With Lunar – Eternal Blue, Game Arts and Working Designs finally managed to deliver the RPG they’d surely intended to create with its predecessor. While the sequel didn’t vary radically from the original Silver Star, the degree of polish Eternal Blue applied to the basic Lunar structure created a real sense of transformation. The battle system did little new: Positioning still played a small factor in combat, adding the most meager degree of variety and strategy imaginable to an otherwise limited combat system. The story still dabbled in RPG clichés (in this case a resurrected evil from 1,000 years past and the inherent monstrosity of organized religion). And the main character, Hiro, wasn’t even that different than Alex, all the way down to his fluffy flying “kitty” companion.
Oh, but it’s the little things. Eternal Blue expanded the anime-style cutscenes, bringing a stunning degree of detail and animation to the artwork while running in a bitmap format that didn’t suffer the usual video compression of CD-based animation. The writers took pleasure in subverting expectations surrounding characters: The healer wasn’t the usual staff-wielding teen girl but rather a skeezy middle-aged man with a gambling problem. The bruiser on the team was a female dancer. And Hiro’s journey didn’t result in him becoming Dragonmaster—that role instead went to the least likely candidate, a returning figure from The Silver Star.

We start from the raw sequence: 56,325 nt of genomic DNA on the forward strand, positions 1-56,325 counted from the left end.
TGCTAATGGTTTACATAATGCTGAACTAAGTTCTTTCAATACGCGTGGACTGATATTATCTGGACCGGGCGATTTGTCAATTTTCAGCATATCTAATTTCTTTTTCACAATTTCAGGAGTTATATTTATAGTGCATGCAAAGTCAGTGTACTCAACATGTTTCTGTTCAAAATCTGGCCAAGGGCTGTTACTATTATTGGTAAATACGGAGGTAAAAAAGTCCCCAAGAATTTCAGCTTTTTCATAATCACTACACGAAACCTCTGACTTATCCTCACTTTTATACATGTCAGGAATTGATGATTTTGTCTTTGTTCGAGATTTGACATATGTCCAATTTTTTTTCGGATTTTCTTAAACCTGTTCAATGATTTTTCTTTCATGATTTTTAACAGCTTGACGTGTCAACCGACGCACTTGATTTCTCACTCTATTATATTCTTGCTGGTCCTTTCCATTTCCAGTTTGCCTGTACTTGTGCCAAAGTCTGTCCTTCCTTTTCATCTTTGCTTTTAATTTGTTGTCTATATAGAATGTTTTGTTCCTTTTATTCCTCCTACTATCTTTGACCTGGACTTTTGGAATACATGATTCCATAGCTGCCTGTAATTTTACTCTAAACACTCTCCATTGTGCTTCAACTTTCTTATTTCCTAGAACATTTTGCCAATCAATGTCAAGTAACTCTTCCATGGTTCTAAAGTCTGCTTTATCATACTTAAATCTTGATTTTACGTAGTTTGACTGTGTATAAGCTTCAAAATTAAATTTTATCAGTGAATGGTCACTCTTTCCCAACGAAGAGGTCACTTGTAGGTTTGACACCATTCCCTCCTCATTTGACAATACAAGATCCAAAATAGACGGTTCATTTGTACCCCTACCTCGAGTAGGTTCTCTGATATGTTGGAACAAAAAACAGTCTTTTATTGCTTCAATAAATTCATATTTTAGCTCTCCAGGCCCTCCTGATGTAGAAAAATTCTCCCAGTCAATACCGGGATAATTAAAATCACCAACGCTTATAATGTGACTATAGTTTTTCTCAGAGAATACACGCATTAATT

While Eternal Blue hit on many of the same story beats as The Silver Star, it did so with more panache, more enthusiasm, and more grace. The comedy dabbled less in the lowbrow (though slapstick fans were hardly left in the cold) and more in the offbeat: See also “Mystere.”
Genuine RPG sequels were as rare in the mid-’90s as they are today, which allowed Eternal Blue to leverage its predecessor’s story in interesting ways. Besides the Dragonmaster’s identity, the central plot revolved around the question of what happened in the wake of Lunar’s goddess Althena (aka Luna) choosing to live and die as a mortal rather than maintaining stewardship-through-resurrection over the world in the event of that long-sealed evil’s return. Players visited familiar locations, changed radically over time; presumed allies and enemies showed up on the wrong side of the line in the sand.
In short, Eternal Blue excelled as both an RPG and as a sequel. The game wasn’t without its share of controversy, though… most of it stemming from Working Designs’ tweaks. Emboldened by their success with the original Lunar, the company began implementing more dramatic changes on their selections, which in this case meant the addition of a cost for saving games: Players were forced to spend experience (you know, the stuff that made characters stronger) in order to save their progress… which, combined with occasional unexpected spikes in difficulty (hello, Borgan) created a sense of save file frugality that often came around to bite players in their behind. Despite the added frustration, though, Eternal Blue remains one of the Sega CD’s true stand-out releases: The sort of game you’d feel good about buying a doomed add-on for.
Article by Jeremy Parish
GameSpite Journal 12: Lunar – Eternal Blue